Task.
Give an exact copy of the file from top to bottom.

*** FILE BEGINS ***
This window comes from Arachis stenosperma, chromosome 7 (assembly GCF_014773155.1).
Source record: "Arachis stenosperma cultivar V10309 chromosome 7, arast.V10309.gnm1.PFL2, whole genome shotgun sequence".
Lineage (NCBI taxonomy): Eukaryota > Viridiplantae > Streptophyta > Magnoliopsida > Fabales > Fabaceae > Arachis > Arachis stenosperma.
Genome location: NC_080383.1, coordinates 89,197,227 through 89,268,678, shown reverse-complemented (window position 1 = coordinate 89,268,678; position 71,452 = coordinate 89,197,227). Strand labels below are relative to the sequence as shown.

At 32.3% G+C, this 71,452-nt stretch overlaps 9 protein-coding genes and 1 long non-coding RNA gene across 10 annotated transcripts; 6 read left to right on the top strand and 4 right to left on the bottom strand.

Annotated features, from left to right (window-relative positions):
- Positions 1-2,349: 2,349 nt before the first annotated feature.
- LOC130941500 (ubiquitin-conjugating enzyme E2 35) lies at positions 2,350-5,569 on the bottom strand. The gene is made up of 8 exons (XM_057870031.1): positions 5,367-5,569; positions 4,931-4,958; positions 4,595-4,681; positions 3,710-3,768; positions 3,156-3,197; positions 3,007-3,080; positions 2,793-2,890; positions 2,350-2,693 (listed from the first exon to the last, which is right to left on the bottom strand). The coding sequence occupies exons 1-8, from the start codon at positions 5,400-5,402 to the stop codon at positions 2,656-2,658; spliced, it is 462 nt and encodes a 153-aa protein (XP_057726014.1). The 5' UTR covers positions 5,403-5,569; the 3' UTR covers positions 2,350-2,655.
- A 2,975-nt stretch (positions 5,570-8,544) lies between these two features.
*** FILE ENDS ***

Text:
This window comes from Arachis stenosperma, chromosome 7 (assembly GCF_014773155.1).
Source record: "Arachis stenosperma cultivar V10309 chromosome 7, arast.V10309.gnm1.PFL2, whole genome shotgun sequence".
Lineage (NCBI taxonomy): Eukaryota > Viridiplantae > Streptophyta > Magnoliopsida > Fabales > Fabaceae > Arachis > Arachis stenosperma.
Genome location: NC_080383.1, coordinates 89,197,227 through 89,268,678, shown reverse-complemented (window position 1 = coordinate 89,268,678; position 71,452 = coordinate 89,197,227). Strand labels below are relative to the sequence as shown.

At 32.3% G+C, this 71,452-nt stretch overlaps 9 protein-coding genes and 1 long non-coding RNA gene across 10 annotated transcripts; 6 read left to right on the top strand and 4 right to left on the bottom strand.

Annotated features, from left to right (window-relative positions):
- Positions 1-2,349: 2,349 nt before the first annotated feature.
- LOC130941500 (ubiquitin-conjugating enzyme E2 35) lies at positions 2,350-5,569 on the bottom strand. The gene is made up of 8 exons (XM_057870031.1): positions 5,367-5,569; positions 4,931-4,958; positions 4,595-4,681; positions 3,710-3,768; positions 3,156-3,197; positions 3,007-3,080; positions 2,793-2,890; positions 2,350-2,693 (listed from the first exon to the last, which is right to left on the bottom strand). The coding sequence occupies exons 1-8, from the start codon at positions 5,400-5,402 to the stop codon at positions 2,656-2,658; spliced, it is 462 nt and encodes a 153-aa protein (XP_057726014.1). The 5' UTR covers positions 5,403-5,569; the 3' UTR covers positions 2,350-2,655.
- A 2,975-nt stretch (positions 5,570-8,544) lies between these two features.